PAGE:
On the flip side, the limited likelihood of the fire transitioning from a compartment or content driven fire to a structural fire and creating a hazardous environment as a result of structural collapse is limited due to the construction features and building components of the occupancy.
The next aspect is vital to understanding the primary functions of fireground decision making. Fireground decision making must be based upon the mission of purpose. The mission of purpose is the basis of your strategic process, which includes Life Safety, Incident Stabilization, and Property Conservation.
Ask any citizen why fire departments exist and the most common answer will be, to save my family from a burning building. This will quickly be followed by, and to keep my home or business from burning down.
This is our mission.
Sure we are all risk agencies, and EMS encompasses a large function of our service to the community. But nothing speaks of mission of purpose like saving lives at the scene of structure fires.
The reason this is so important is simple, it’s because nobody else can do it. When you look at all other activities we are involved with, one could find another entity to function in that capacity should the need arrive. But firefighters hold sole ownership for firefighting and the task of saving lives, homes and businesses.
As previously mentioned, rescue profiling is based upon a few defining factors. First, look at the residential structure. The obsolete concept of assuming no one is home during daytime hours of a residential structure fire, or even worse, assuming no one is inside a burning structure unless there is a person telling you otherwise, is theory that should be struck from fire service text.
All residential structures must be considered occupied until someone clearly confirms the occupancy is non-occupied. This comes in the form of a resident informing the first arriving officer or the primary search group issuing and all clear to the incident commander. Until then, we must operate under the assumption the residential structure is occupied.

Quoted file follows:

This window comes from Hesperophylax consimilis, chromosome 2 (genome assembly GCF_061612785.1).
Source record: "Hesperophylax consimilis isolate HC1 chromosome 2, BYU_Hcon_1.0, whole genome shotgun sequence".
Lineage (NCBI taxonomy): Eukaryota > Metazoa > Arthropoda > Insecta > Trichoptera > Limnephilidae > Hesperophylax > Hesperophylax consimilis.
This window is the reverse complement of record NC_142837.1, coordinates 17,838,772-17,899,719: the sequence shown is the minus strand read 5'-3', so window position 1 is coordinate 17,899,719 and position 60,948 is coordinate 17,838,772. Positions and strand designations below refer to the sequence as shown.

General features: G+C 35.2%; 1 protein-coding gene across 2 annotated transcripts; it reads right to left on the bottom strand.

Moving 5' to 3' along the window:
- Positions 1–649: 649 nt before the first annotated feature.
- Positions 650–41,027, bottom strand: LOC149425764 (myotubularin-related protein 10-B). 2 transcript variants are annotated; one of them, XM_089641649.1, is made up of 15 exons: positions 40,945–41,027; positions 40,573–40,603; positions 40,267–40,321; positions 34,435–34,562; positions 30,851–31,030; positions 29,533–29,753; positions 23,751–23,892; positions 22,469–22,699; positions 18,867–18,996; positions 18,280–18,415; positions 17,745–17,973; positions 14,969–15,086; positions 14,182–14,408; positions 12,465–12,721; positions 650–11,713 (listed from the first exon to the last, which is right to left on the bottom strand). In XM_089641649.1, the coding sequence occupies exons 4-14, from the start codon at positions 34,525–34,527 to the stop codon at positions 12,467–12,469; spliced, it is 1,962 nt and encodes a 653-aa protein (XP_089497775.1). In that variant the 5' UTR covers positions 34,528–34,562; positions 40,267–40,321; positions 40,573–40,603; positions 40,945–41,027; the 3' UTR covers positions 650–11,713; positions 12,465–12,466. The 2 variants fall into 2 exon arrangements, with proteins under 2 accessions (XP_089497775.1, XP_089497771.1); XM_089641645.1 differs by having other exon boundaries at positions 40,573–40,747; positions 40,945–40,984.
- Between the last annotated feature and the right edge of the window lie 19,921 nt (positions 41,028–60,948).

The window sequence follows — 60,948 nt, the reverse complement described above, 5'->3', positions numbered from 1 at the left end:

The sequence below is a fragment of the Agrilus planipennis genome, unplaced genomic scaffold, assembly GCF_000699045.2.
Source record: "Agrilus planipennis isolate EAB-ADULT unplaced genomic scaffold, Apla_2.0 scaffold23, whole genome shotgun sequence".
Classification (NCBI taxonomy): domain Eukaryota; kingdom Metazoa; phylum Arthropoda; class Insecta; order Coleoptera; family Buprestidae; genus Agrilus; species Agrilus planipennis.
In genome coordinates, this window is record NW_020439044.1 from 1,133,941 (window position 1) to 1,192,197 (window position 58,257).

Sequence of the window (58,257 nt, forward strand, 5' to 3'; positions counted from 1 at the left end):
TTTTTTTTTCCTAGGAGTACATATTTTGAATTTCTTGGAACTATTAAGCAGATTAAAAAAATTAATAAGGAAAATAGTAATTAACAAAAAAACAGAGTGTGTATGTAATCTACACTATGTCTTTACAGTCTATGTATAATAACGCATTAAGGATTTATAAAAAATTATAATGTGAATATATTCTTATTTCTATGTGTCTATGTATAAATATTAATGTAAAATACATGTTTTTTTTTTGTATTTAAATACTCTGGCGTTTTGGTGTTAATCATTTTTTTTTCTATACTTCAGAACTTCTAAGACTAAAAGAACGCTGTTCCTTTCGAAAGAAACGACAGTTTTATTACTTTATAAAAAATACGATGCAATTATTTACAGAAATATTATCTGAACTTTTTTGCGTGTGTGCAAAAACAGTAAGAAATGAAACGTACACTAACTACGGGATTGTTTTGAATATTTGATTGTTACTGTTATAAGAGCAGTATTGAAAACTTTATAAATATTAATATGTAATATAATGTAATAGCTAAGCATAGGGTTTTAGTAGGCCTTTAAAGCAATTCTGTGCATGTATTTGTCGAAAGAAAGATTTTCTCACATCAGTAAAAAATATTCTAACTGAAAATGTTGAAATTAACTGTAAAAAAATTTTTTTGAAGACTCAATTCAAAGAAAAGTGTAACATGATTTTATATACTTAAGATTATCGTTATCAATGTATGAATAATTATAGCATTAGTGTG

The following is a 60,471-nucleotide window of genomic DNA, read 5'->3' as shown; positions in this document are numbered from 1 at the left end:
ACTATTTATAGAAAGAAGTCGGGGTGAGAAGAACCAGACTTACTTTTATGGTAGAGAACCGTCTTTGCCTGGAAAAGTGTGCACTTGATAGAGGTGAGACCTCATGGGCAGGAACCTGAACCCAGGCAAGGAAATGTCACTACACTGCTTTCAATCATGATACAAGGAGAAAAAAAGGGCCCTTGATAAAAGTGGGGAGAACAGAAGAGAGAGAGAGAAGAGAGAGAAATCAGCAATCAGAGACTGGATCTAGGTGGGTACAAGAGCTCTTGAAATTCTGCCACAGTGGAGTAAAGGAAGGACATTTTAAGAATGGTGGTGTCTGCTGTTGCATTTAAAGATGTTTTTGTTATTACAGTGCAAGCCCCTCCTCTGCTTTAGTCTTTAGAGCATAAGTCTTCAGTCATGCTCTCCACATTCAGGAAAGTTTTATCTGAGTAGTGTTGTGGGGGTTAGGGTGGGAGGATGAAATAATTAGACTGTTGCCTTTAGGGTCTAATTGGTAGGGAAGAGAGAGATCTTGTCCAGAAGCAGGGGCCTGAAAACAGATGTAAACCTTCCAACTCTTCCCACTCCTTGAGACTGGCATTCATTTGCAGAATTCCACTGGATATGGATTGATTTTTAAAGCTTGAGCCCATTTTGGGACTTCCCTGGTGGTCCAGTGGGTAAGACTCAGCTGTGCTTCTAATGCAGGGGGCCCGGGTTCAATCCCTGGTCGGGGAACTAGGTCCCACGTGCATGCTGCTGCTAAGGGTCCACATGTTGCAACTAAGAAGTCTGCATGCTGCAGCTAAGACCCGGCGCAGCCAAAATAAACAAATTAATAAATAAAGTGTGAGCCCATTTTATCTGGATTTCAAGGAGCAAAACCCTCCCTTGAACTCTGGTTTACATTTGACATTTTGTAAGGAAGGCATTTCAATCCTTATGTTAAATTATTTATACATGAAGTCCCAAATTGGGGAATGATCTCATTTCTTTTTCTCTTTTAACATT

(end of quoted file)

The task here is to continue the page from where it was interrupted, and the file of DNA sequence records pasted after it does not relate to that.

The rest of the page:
While doing so a constant evaluation of changing conditions must be considered by the I/C. A complete Dynamic Risk Assessment is critical within the first five minutes of arrival. The information gathered is critical to the success of the mission.
Items to identify include the following:
Height, Width and Depth of the Structure: Gauging length, width, height or setback will determine line length.
Size and Volume of Structure: Determine the overall size and volume of structure, then the amount of fire involvement. Calculate the area of involvement based upon the time first water will be applied. Remember, 100 square feet of involvement typically requires 30 to 50 GPM of flow. Also note, the average track home in Southern California is 2,200 square feet.
Ventilation Profile: If occupancy is pressurized at the door upon entry, with dense/dark smoke at or below mid-door level, consider vertical ventilation prior to any positive pressure ventilation use. Never utilize positive pressure ventilation prior to the initial attack line and before you have identified the area of involvement.
Softening the Structure: Softening techniques include identification of any fireground setbacks, including bars on windows, gates, metal security screen doors, etc.
When we consider the basic fundamentals of what has been discussed, we can clearly identify the foundation or the bed rock of a successful operation on the fireground. Obviously there are many, many more key ingredients to the success of any operation, but starting with a strong foundation and fundamental approach is just the beginning.
Until next time, stay safe.
About the Author
Ed Hadfield has more than 26 years of fire service experience, rising through the ranks from firefighter to division chief. He is a frequent speaker on leadership, sharing his experiences within the fire service and also with corporate and civic leaders throughout the United States. For more on Hadfield, please check online at www.firetowntrainingspecialist.com.